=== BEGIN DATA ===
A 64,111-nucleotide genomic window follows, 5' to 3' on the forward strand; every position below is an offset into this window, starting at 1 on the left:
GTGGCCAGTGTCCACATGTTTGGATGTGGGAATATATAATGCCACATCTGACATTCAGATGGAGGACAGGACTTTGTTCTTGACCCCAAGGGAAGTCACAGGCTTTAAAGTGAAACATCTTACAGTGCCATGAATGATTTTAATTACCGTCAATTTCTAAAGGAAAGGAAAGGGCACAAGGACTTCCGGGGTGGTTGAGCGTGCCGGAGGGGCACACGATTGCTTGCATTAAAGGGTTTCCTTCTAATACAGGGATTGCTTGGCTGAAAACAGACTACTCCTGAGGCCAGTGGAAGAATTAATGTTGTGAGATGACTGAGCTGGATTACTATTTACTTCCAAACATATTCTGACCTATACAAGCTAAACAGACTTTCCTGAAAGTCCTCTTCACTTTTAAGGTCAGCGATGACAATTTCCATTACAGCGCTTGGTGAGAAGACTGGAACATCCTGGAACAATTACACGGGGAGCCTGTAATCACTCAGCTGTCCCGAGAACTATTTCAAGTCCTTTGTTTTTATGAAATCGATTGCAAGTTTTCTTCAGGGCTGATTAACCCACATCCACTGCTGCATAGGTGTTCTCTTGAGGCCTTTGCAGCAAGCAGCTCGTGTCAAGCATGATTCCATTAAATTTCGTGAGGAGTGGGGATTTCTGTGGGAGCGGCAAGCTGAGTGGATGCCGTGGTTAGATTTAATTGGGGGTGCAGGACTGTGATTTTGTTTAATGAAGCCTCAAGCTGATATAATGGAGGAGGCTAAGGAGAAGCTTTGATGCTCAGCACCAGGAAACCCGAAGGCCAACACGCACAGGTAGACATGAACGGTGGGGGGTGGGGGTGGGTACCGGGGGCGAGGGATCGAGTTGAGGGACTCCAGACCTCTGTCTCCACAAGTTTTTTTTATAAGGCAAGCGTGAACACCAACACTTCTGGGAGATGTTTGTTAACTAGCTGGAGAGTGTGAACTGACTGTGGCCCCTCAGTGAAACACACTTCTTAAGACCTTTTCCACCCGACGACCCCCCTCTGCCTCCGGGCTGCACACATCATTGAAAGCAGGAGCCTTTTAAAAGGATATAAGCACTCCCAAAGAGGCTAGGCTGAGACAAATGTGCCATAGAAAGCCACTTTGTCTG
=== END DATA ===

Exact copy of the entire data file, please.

A 64,111-nucleotide genomic window follows, 5' to 3' on the forward strand; every position below is an offset into this window, starting at 1 on the left:
GTGGCCAGTGTCCACATGTTTGGATGTGGGAATATATAATGCCACATCTGACATTCAGATGGAGGACAGGACTTTGTTCTTGACCCCAAGGGAAGTCACAGGCTTTAAAGTGAAACATCTTACAGTGCCATGAATGATTTTAATTACCGTCAATTTCTAAAGGAAAGGAAAGGGCACAAGGACTTCCGGGGTGGTTGAGCGTGCCGGAGGGGCACACGATTGCTTGCATTAAAGGGTTTCCTTCTAATACAGGGATTGCTTGGCTGAAAACAGACTACTCCTGAGGCCAGTGGAAGAATTAATGTTGTGAGATGACTGAGCTGGATTACTATTTACTTCCAAACATATTCTGACCTATACAAGCTAAACAGACTTTCCTGAAAGTCCTCTTCACTTTTAAGGTCAGCGATGACAATTTCCATTACAGCGCTTGGTGAGAAGACTGGAACATCCTGGAACAATTACACGGGGAGCCTGTAATCACTCAGCTGTCCCGAGAACTATTTCAAGTCCTTTGTTTTTATGAAATCGATTGCAAGTTTTCTTCAGGGCTGATTAACCCACATCCACTGCTGCATAGGTGTTCTCTTGAGGCCTTTGCAGCAAGCAGCTCGTGTCAAGCATGATTCCATTAAATTTCGTGAGGAGTGGGGATTTCTGTGGGAGCGGCAAGCTGAGTGGATGCCGTGGTTAGATTTAATTGGGGGTGCAGGACTGTGATTTTGTTTAATGAAGCCTCAAGCTGATATAATGGAGGAGGCTAAGGAGAAGCTTTGATGCTCAGCACCAGGAAACCCGAAGGCCAACACGCACAGGTAGACATGAACGGTGGGGGGTGGGGGTGGGTACCGGGGGCGAGGGATCGAGTTGAGGGACTCCAGACCTCTGTCTCCACAAGTTTTTTTTATAAGGCAAGCGTGAACACCAACACTTCTGGGAGATGTTTGTTAACTAGCTGGAGAGTGTGAACTGACTGTGGCCCCTCAGTGAAACACACTTCTTAAGACCTTTTCCACCCGACGACCCCCCTCTGCCTCCGGGCTGCACACATCATTGAAAGCAGGAGCCTTTTAAAAGGATATAAGCACTCCCAAAGAGGCTAGGCTGAGACAAATGTGCCATAGAAAGCCACTTTGTCTG